endorser

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endorser

[en′dȯr·sər]
(computer science)
A special feature available on most magnetic-ink character-recognition readers that imprints a bank's endorsement on successful document reading.
(graphic arts)
A camera attachment that stamps documents as they are filmed.
References in periodicals archive ?
For advertisers, this data from 4C provides a better way to measure the impact endorsers can have on social media and how fans interact with brands via social channels.
Historically, the process of selecting athlete endorsers has been costly and labor intensive and typically leads to subjective evaluations.
I am very excited to be part of this game changing product and technology solution for athletes and other celebrities who want to more effectively connect with their fans and at the same time enhance their long and short-term market value as endorsers.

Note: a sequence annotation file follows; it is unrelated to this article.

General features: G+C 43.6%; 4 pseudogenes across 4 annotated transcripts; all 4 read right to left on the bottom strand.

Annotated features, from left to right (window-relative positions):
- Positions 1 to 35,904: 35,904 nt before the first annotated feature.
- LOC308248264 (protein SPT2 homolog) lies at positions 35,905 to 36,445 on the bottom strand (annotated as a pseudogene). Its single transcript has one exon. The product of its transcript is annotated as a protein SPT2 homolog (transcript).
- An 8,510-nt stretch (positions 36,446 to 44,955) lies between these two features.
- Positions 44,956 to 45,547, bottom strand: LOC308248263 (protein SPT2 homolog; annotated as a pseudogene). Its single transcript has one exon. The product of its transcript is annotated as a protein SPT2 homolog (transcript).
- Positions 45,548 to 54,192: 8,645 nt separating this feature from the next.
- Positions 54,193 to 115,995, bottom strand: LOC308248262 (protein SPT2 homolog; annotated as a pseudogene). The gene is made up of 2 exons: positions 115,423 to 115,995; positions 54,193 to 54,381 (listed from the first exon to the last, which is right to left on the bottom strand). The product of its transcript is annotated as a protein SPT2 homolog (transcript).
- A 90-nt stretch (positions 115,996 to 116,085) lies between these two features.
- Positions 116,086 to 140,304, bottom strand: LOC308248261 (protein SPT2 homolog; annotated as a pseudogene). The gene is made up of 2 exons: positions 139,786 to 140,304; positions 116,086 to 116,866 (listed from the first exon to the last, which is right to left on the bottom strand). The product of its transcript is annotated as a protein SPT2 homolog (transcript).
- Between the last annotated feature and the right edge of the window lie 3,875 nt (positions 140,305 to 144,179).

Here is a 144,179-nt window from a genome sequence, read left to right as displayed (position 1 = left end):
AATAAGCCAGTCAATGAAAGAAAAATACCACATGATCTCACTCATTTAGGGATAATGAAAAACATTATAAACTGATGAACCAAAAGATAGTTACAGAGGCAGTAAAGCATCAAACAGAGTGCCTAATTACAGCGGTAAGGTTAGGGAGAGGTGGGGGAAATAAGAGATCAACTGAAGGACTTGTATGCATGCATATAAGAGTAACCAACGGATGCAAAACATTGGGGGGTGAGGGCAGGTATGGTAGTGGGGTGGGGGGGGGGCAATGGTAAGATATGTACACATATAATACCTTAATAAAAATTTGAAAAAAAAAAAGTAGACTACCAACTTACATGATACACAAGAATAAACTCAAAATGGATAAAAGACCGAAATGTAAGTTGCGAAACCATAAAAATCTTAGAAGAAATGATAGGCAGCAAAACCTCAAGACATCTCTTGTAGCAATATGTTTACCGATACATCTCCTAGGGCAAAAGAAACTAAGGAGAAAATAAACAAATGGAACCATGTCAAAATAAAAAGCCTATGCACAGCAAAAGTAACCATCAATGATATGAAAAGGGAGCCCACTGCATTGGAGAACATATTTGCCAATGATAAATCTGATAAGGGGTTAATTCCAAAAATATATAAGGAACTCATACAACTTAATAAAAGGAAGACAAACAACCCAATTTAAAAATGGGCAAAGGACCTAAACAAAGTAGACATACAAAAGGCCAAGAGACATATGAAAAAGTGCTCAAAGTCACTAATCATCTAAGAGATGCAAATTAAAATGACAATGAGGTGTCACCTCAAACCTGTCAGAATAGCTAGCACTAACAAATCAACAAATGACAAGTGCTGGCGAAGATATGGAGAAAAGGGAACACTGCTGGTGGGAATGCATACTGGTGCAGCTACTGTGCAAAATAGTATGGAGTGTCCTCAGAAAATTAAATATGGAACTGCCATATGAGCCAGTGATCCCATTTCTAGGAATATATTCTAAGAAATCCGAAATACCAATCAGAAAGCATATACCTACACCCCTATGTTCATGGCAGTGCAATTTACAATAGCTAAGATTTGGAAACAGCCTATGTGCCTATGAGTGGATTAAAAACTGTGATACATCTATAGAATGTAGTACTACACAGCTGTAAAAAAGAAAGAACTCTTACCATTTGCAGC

The way female athletes are being used as endorsers negatively impacts their effectiveness and reduces wider opportunities for other female athletes," Antil said.
Political endorsements say as much about the endorser as they do about the endorsee.
Most celebrity endorsers come from the entertainment world and sports world (Freiden, 1984; Tellis, 1998, 2004).
KAREENA Kapoor has beaten Katrina Kaif to emerge as the top woman brand endorser on TV during 2009, according to the latest TAM Adex data.
Probably some endorsers will succeed whatever their background beliefs; what matters is that the frequency of success exceed what would be probable were background beliefs unreliable.
While these three areas can be linked, the main way in which destinations can specifically exploit the public's perceived connection with celebrities is by using them as endorsers and spokespersons for products, brands and destinations.
Companies have used endorsers for decades, of course.
Most endorsers hail from relatively liberal mainline Protestant denominations.
Nowadays, endorsers - individuals and groups - sell (or at least rent) their name.